Students partake in an NBA hackathon from Sept. 23-24 in New York City. 207 participants were selected from over 900 applicants.

Courtesy of NBAE/Getty Images

Students partake in an NBA hackathon from Sept. 23-24 in New York City. 207 participants were selected from over 900 applicants.

October 23, 2017

Cornellians Flock to NBA Hackathon, Adding to Ivy League Push Into Sports Analytics

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Thanks to a growing push for analytics and technology in the NBA, mathematics and statistics are becoming more important and prevalent than ever in the sport of basketball. And several Cornellians have made their mark at the forefront of that evolution.

Two first-year Cornell graduate students, Matt Wallingford ’17 and Doug Riegel ’17, along with recent alumnus Nitin Shyamkumar ’17, who graduated with a degree in Computer Science, participated in the NBA’s second annual, two-day hackathon from Sept. 23 to 24 at Skylight Modern in New York City.

The NBA received more than 900 applications for this year’s Hackathon, ultimately selecting 207 students to form 60 teams, according to information provided to The Sun by the NBA.

As a kid, Wallingford took a liking to basketball, playing for his high school varsity team. Hailing from Los Angeles, he also grew up around one of the sport’s most storied associations, the Los Angeles Lakers.

All the participants at the hackathon had the opportunity to meet current and former players, including two-time NBA champion Shane Battier, current up-and-comers Rondae Hollis-Jefferson and Tim Hardaway Jr. Also in attendance were basketball analytics gurus Nate Silver, editor-in-chief of FiveThirtyEight.com, as well as ESPN’s Zach Lowe, a product of Dartmouth, and Pablo Torre, a Harvard alumnus.

“It was definitely exciting,” Wallingford told The Sun about participating in this year’s hackathon. “I was a big fan of Shane Battier and watched a lot of him guarding Kobe as a kid so meeting him was cool. [NBA commissioner] Adam Silver gave a talk about the importance of analytics in NBA decisions and knowing that the NBA is leading professional sports in that direction is exciting.”

Traditional computer science hackathons, such as Cornell hosted BigRedHacks, are typically predicated upon an individual or group building a computer science program in the form of a website or an application, Wallingford said. But the NBA decided to take a different direction with this hackathon.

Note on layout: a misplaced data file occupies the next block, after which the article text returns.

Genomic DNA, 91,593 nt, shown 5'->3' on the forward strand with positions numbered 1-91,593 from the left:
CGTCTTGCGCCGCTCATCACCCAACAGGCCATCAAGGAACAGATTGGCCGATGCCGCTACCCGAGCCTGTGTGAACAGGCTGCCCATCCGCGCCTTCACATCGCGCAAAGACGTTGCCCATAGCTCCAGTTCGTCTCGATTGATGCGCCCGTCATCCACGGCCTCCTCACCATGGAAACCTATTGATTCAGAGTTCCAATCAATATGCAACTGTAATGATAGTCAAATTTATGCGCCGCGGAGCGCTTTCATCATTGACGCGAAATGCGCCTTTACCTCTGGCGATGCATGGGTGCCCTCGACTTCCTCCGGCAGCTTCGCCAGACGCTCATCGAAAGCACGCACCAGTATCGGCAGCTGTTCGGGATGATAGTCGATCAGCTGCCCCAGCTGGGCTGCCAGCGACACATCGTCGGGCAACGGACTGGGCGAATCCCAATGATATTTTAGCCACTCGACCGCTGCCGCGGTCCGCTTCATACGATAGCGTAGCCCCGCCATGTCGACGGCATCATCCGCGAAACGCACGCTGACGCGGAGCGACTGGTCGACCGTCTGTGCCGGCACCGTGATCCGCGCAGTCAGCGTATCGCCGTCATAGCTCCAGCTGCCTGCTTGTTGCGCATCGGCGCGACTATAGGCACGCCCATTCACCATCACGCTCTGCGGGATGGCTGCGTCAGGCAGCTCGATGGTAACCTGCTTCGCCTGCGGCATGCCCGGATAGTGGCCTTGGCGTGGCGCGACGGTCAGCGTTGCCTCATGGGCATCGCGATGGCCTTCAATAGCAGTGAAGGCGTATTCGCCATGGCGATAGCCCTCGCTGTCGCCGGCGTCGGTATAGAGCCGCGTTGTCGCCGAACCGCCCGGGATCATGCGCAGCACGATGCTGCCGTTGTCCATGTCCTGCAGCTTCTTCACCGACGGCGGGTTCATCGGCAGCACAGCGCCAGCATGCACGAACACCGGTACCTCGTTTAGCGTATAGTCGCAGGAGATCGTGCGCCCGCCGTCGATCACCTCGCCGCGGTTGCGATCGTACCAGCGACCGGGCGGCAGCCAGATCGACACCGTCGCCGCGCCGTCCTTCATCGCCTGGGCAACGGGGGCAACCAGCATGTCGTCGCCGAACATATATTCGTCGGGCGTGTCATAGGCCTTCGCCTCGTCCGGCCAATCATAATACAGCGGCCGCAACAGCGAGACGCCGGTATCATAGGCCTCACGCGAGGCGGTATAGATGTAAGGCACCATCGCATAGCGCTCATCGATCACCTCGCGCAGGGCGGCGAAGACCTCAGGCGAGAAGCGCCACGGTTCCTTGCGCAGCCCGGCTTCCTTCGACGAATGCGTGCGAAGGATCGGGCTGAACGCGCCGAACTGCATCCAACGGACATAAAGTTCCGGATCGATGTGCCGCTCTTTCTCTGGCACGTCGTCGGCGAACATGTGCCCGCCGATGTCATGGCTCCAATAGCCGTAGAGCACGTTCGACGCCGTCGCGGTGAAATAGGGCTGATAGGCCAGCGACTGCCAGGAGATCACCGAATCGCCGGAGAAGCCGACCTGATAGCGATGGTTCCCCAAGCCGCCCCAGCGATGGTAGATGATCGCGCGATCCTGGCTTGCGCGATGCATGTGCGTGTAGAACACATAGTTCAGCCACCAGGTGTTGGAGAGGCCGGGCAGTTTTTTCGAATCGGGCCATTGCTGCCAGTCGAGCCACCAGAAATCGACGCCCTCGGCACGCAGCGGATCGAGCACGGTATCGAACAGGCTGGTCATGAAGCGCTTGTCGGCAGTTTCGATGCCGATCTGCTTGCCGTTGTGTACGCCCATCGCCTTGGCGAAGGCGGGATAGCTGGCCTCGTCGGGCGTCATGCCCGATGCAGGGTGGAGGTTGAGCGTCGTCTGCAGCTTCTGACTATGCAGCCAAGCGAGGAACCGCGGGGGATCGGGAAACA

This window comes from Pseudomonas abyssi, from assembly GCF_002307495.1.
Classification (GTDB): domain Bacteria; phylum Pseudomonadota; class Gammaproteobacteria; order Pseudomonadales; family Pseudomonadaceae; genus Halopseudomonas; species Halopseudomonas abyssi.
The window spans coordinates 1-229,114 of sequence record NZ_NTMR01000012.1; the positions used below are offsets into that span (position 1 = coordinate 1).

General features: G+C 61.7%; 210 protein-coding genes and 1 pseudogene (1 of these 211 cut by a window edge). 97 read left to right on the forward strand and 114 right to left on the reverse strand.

Students partake in the 2017 NBA Hackathon. Three Cornellians were in attendance, among other participants from the Ivy League.

Courtesy of NBAE/Getty Images

Students partake in the 2017 NBA Hackathon. Three Cornellians were in attendance, among other participants from the Ivy League.

“This [hackathon] was a data science hackathon, so they gave us a bunch of data then we tried to get different insights out of the data,” Wallingford explained. “One of the prompts we did was to try to predict the entertainment value of two games and then what the determining factors of entertainment value are.”

For this hackathon, there were three winners selected from the total 50 teams that participated. A panel of judges, including the well-known statisticians Silver and Torre, chose the winner based on a two-page write-up the teams had to submit by the event’s end.

Wallingford explained that the end-goal of the hackathon was to make a business decision based on the insights they gathered throughout the event. His group concluded that the main factors in determining the entertainment value of a game are social media presence and the popularity of the stars playing in that game.

“We drew the conclusion that the NBA should drive their social media presence, their jersey sales and their merchandise,” Wallingford said.

As a whole, the future of analytics in basketball has advanced with the hiring of several analytical whizzes around the NBA. All 30 teams employ individuals who focus on utilizing analytics to better the team’s play, according to NBAStuffer.com.

And this evolution this is not limited to the NBA. The Ivy League has emerged at the forefront of sports analytics with programs like the Harvard Sports Analysis Collective and Yale Undergraduate Sports Analytics Group, which provides forecasts and breakdowns for several of the Ancient Eight’s leagues.

All that is in addition to the Ivy Leaguers at the September Hackathon, including Wallingford, Riegel and Shyamkumar and friend Matt Cancilla, an undergraduate at Penn.

As for Wallingford, though he currently doesn’t plan to actively pursue a career in sports analytics, what he and his classmates showed at the September hackathon is the clear integral relationship between sports analytics and the Ivy League.